A TECHNOLOGY start-up has set its sights on the $4 billion (£2.6bn) guitar market with a new wireless audio device aimed at amateur musicians.
“Jack” – a plug-in device that uses wi-fi to connect a guitar to an amplifier – has been quietly under development for the past four years but is now gearing up to go to market. Its creators at Ingenious Audio have launched a £20,000 funding campaign on Kickstarter to set up a production line in Livingston, and expect to begin shipping in April.
Founder John Crawford, a former manager at Edinburgh’s Wolfson Microelectronics, said Jack can also link a guitar to a PC, tablet, media player or any other wi-fi enabled device. Music can then be recorded, edited and shared with ease.
Working with academic partners from Scottish universities, Ingenious Audio – which is based in Edinburgh with a design team in Glasgow – has overcome numerous technical issues to make use of wi-fi’s high data rate. Its patent-pending technology is claimed to be nearly 13 times faster than conventional bluetooth, providing studio-quality 24-bit real time audio.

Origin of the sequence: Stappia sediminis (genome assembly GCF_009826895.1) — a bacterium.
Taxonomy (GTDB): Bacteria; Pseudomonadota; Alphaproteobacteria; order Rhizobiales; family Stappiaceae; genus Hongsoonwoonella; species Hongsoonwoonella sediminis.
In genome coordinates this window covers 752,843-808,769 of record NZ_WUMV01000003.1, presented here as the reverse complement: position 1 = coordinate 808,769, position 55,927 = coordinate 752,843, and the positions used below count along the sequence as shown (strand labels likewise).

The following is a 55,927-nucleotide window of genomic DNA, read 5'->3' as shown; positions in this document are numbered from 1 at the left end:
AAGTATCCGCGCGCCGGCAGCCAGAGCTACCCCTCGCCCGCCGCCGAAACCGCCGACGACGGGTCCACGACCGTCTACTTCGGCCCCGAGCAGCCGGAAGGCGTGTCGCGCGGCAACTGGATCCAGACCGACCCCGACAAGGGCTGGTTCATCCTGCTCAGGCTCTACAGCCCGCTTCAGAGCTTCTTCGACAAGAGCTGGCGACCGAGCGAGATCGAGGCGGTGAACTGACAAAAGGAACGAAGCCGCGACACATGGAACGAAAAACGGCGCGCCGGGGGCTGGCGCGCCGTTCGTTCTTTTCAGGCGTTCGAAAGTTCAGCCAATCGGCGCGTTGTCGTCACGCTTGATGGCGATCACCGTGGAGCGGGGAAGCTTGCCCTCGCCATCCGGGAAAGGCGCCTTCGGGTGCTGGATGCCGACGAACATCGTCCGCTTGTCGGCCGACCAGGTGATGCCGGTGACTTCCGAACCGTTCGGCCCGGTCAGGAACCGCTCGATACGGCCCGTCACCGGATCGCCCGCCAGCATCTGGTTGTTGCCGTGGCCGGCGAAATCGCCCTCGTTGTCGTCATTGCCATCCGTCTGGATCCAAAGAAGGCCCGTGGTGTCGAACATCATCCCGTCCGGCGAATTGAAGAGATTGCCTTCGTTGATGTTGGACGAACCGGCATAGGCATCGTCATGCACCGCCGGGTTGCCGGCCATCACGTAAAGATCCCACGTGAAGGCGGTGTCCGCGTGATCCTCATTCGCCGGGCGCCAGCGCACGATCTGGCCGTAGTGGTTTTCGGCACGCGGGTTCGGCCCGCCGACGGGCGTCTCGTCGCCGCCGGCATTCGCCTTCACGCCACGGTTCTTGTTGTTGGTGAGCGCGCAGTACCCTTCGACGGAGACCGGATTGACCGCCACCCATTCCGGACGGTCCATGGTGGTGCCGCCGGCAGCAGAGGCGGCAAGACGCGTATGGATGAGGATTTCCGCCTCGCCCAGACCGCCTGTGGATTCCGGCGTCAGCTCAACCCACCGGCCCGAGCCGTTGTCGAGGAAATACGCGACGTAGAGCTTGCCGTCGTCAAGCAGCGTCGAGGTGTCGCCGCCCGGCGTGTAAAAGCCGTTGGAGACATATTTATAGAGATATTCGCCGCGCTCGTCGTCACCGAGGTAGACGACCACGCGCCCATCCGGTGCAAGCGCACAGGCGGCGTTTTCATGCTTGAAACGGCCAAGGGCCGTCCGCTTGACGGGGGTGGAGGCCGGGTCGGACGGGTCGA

“It is a very different beast,” Crawford said. “This has been a very R&D-intensive project so far.”
Most wireless kits currently available fall into one of two camps, the first being basic old-style radios that are prone to interference. Others are complex and expensive systems used in large venues.
Crawford, who plays guitar in the privacy of his home, said Jack is ideal in that setting.
“The product is very much designed for people like myself who are playing in bedrooms and garages, or dorm rooms or whatever,” he said.
It is estimated that about 50 million people around the world play guitar, with some seven million electric guitars sold annually. Ingenious Audio will initially target the market in North America, and will be represented at next month’s prestigious CES technology show in Las Vegas, followed by the annual gathering of the National Association of Music Merchants in Anaheim, California.